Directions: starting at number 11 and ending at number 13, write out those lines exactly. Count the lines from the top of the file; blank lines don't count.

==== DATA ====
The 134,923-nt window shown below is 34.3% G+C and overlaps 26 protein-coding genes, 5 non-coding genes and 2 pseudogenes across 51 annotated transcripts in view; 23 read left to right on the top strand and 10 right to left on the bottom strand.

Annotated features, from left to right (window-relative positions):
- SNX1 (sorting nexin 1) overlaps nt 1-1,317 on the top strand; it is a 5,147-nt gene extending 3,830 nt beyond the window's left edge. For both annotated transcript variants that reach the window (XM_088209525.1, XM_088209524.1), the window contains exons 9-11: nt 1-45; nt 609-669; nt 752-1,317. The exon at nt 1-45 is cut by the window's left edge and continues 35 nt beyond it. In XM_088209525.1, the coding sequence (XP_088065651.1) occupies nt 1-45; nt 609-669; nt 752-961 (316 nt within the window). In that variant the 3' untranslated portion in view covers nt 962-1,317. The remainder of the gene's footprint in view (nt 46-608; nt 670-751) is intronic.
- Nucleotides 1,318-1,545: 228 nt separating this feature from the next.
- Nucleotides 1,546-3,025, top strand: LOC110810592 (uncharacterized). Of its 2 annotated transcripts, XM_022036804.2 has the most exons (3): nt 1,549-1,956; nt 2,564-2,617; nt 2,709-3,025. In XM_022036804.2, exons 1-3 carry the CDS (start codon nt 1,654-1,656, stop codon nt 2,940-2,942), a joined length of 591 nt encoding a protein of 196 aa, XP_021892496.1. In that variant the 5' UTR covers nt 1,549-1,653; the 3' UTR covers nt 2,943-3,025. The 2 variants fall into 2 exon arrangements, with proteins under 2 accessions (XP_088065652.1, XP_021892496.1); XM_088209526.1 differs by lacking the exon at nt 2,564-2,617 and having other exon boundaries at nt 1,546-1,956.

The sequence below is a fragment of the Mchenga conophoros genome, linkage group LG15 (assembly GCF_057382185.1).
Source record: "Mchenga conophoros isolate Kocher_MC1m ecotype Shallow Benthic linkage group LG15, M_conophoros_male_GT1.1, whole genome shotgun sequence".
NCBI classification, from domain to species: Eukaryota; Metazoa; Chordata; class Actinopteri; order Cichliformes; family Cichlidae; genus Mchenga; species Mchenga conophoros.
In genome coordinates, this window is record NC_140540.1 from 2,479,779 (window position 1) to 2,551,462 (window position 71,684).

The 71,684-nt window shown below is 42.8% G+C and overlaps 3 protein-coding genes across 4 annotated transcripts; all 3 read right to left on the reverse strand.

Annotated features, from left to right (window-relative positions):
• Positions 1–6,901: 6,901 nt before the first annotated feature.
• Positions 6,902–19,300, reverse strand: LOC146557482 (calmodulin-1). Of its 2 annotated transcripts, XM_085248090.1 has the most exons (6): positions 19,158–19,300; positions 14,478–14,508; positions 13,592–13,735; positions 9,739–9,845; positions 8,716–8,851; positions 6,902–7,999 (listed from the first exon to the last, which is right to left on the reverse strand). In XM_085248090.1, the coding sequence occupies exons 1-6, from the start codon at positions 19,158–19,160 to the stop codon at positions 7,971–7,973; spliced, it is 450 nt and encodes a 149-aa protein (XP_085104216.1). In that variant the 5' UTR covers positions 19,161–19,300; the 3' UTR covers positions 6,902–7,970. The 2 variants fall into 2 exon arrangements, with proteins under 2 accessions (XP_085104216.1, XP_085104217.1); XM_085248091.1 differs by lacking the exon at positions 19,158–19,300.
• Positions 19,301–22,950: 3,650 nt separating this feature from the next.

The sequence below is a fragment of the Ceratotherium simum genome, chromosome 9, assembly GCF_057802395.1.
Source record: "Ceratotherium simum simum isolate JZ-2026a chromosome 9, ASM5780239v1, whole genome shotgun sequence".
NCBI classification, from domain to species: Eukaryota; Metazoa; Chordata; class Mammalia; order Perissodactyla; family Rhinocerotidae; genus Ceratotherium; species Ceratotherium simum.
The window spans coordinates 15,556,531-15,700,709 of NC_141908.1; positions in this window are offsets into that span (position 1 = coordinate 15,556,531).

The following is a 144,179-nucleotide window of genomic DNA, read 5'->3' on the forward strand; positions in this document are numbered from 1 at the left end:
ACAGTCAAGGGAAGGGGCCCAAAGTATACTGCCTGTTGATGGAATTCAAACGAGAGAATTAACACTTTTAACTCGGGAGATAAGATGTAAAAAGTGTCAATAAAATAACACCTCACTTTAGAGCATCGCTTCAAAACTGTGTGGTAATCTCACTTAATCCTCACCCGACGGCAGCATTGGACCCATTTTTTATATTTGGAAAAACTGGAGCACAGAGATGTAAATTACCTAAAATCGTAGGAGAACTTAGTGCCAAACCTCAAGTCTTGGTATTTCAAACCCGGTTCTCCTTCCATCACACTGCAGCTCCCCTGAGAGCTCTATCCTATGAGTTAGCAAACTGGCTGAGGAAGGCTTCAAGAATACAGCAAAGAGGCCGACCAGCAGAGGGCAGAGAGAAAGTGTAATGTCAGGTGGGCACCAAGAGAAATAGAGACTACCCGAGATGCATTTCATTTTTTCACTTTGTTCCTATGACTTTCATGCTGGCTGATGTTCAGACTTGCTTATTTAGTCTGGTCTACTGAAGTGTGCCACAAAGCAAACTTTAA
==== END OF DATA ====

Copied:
Annotated features, from left to right (window-relative positions):
• Positions 1–6,901: 6,901 nt before the first annotated feature.
• Positions 6,902–19,300, reverse strand: LOC146557482 (calmodulin-1). Of its 2 annotated transcripts, XM_085248090.1 has the most exons (6): positions 19,158–19,300; positions 14,478–14,508; positions 13,592–13,735; positions 9,739–9,845; positions 8,716–8,851; positions 6,902–7,999 (listed from the first exon to the last, which is right to left on the reverse strand). In XM_085248090.1, the coding sequence occupies exons 1-6, from the start codon at positions 19,158–19,160 to the stop codon at positions 7,971–7,973; spliced, it is 450 nt and encodes a 149-aa protein (XP_085104216.1). In that variant the 5' UTR covers positions 19,161–19,300; the 3' UTR covers positions 6,902–7,970. The 2 variants fall into 2 exon arrangements, with proteins under 2 accessions (XP_085104216.1, XP_085104217.1); XM_085248091.1 differs by lacking the exon at positions 19,158–19,300.